EPluribusMoney,

Yes.
9.13.2009 7:17pm
Tim Nuccio (mail) (www):
Yah for more Smoot-Hawley. As if the Mexico trade war this spring wasn't enough?
9.13.2009 7:19pm
Blar (mail) (www):
This was a bad decision by the White House. The question is whether it's an ominous portent of things to come from an unusually protectionist administration, or if it's just more of the same sort of thing that we always get from our government. My suspicion is that it's just more of the same - it's hard to take something as a portent of change when it's so similar to what's been done by previous administrations.
9.13.2009 7:21pm
Matt L (mail) (www):
Mac- you didn't, I think, read my comment carefully enough. I said I was against the tire tariff, and thought it was a bad idea, for reasons like those you suggest, among others. But that's beside the point that the reasoning of the Weekly Standard piece is odd in suggesting that _other_ countries will have to export their way out of recession, and that _we_ can be the "consumer of last resort", even if that means maintaining a large trade deficit. That doesn't seem plausible to me. It would be a stronger piece if it noticed this trouble and suggested better ways to go about solving it.
9.13.2009 7:23pm
mbilinsky (mail) (www):



Is there some kind of Democratic book on how to argue that says whenever someone criticizes The One, you should either say "Bush was worse" or "That's Racist!"?




The point of course being that there is a helluva lot of criticism aimed at Obama from parties who stayed suspciously quiet while GWB was making similar decisions.

It severely undermines credibility to do so.
9.13.2009 7:55pm
Mac (mail):

That doesn't seem plausible to me. It would be a stronger piece if it noticed this trouble and suggested better ways to go about solving it.


Sorry. Agreed. However, we have had a large trade deficit for years and have not been in a recession like this nor have we had runaway inflation. I think it is unlikely that solving the trade deficit has much too do with either problem and the solution proposed by Obama we know, by past history, will not only not work but will make things a lot worse and it will cost American jobs far more than it saves.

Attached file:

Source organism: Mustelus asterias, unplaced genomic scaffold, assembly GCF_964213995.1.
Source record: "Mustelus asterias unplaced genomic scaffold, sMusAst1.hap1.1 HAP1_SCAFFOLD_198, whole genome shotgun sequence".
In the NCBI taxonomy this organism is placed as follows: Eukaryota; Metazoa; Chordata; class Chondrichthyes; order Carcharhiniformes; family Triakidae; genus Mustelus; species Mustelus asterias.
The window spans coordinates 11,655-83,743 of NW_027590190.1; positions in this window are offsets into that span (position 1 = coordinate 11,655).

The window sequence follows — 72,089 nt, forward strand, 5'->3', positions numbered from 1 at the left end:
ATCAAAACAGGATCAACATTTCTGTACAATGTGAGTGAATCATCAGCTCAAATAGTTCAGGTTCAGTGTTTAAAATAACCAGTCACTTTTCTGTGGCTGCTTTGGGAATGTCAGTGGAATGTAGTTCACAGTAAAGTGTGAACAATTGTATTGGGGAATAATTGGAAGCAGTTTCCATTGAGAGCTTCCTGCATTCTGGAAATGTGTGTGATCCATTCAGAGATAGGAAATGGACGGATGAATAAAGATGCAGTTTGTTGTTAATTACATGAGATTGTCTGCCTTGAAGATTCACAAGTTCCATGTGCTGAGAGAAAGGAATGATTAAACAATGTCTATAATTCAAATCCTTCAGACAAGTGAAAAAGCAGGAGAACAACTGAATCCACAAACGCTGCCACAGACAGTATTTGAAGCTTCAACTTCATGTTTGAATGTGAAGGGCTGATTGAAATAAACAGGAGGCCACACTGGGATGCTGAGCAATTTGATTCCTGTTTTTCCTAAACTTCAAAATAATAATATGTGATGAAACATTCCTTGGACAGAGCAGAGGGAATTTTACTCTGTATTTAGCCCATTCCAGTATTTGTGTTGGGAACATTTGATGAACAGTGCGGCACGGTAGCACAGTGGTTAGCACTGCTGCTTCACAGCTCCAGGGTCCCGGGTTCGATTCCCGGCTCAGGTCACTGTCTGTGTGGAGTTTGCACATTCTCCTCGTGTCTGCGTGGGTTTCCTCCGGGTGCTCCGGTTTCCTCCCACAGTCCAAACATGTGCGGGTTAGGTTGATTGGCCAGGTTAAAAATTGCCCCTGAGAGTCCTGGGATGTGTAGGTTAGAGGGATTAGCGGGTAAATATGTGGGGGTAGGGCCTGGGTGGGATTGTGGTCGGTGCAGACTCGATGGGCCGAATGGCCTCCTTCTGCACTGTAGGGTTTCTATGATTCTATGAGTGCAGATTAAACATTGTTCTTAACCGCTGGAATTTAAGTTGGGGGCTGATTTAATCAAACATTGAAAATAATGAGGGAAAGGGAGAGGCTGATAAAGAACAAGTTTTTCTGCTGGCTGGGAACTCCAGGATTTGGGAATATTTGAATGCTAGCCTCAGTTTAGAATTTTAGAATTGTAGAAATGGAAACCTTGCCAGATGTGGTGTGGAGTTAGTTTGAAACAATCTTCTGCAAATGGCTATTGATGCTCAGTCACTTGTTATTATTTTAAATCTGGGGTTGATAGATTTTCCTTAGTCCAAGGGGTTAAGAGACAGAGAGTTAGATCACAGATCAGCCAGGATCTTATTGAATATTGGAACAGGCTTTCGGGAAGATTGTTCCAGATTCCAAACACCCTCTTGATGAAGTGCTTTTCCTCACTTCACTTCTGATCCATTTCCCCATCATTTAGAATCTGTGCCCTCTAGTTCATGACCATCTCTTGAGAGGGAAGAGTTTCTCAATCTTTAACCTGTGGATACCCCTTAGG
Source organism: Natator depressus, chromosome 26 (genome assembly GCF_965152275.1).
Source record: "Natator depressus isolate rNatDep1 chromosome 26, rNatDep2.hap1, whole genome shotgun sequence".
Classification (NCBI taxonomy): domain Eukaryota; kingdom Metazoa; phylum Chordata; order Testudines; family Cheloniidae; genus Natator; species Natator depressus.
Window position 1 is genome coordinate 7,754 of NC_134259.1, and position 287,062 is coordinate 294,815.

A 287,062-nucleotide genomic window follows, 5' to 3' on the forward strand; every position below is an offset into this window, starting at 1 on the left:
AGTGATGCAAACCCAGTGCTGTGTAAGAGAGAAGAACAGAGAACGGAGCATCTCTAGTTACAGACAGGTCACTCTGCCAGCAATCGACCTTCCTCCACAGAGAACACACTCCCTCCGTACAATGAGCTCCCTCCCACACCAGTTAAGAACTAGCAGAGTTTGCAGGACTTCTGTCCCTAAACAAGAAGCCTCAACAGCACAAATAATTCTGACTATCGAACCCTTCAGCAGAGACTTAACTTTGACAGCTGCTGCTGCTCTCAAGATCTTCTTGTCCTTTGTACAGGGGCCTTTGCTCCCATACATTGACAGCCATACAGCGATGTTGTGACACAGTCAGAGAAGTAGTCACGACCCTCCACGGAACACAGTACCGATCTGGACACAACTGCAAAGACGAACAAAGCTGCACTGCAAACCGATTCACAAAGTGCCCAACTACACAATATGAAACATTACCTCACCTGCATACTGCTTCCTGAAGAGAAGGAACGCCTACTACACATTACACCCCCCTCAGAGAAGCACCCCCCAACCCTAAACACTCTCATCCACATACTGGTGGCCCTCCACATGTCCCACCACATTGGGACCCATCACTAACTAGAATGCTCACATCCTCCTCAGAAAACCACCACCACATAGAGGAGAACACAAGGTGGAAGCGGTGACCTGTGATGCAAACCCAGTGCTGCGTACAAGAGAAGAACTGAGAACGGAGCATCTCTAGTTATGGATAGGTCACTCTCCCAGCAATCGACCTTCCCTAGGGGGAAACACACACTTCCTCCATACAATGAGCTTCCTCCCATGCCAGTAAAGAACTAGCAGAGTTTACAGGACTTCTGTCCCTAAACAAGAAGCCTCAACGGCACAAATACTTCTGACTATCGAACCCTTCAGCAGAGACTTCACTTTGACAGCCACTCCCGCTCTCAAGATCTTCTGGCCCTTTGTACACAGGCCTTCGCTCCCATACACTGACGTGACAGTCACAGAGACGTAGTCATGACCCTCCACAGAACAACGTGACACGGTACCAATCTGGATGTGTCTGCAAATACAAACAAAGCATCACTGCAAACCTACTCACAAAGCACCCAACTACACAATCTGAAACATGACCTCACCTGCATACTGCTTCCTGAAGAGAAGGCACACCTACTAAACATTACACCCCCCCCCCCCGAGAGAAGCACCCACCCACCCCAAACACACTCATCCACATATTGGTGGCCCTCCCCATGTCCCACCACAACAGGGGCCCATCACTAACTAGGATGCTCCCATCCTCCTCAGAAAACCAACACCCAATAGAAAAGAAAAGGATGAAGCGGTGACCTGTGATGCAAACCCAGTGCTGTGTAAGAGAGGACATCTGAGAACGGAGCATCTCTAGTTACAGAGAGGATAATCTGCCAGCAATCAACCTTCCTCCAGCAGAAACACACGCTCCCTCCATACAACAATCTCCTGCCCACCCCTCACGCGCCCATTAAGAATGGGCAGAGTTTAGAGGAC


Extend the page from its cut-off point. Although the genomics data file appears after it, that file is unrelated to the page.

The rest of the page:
I don't think the Weekly Standard article said or suggested that other countries will have to export their way out of the recession. It said,

Almost every country is seeking to export its way out of the recession
It is silent on whether or not that will work, it seems. I agree, it would have been informative if they had given their opinion on whether it will succeed or not. But, we do know that Obama's policy will not succeed and will make things a lot worse.
9.13.2009 8:02pm
Mac (mail):

The point of course being that there is a helluva lot of criticism aimed at Obama from parties who stayed suspciously quiet while GWB was making similar decisions



When was Bush against free trade?
9.13.2009 8:04pm
GatoRat:
http://en.wikipedia.org/wiki/2002_United_States_steel_tariff

Bush lifted the tariff in 2003. He did do some token efforts with free trade, though I didn't believe he pushed hard enough.
9.13.2009 8:10pm
Jonathan H. Adler (mail) (www):
Mac --

Bush was hardly a free trade President.

mbilinsky --

I, for one, was quite critical of Bush's trade policy lapses (both on the VC and NRO), as I noted here.

JHA
9.13.2009 8:16pm
Cato The Elder (mail) (www):
Oren, can you be more specific about which sections of the Act you just linked apply in this situation, if you know it?
9.13.2009 8:20pm
Mac (mail):
Jonathan H. Adler,

I am not finding the information in the link. I have not found any tremendous antagonism on the part of Bush to free trade with the exception of steel. I have found a number of free trade agreements Bush signed including 6 with countries of So. America.

It could be I am looking in the wrong places. Could you be more specific, please?
9.13.2009 8:36pm
Mac (mail):
Jonathan H. Adler,


Never mind. Someday, I will learn all about links. Sorry.

I still can't say he was against free trade. He did sign a lot of agreements. But the point about the individual agreements is noted. I would have to devote more time to it than I now have to make comprehensive sense of this, so I will accept your word for the time being. Thank you.
9.13.2009 8:43pm
kietharch (mail):
Question for free traders: have you bought anything in the past year that was made in the United States? clothing? furniture? automobile? computer gear?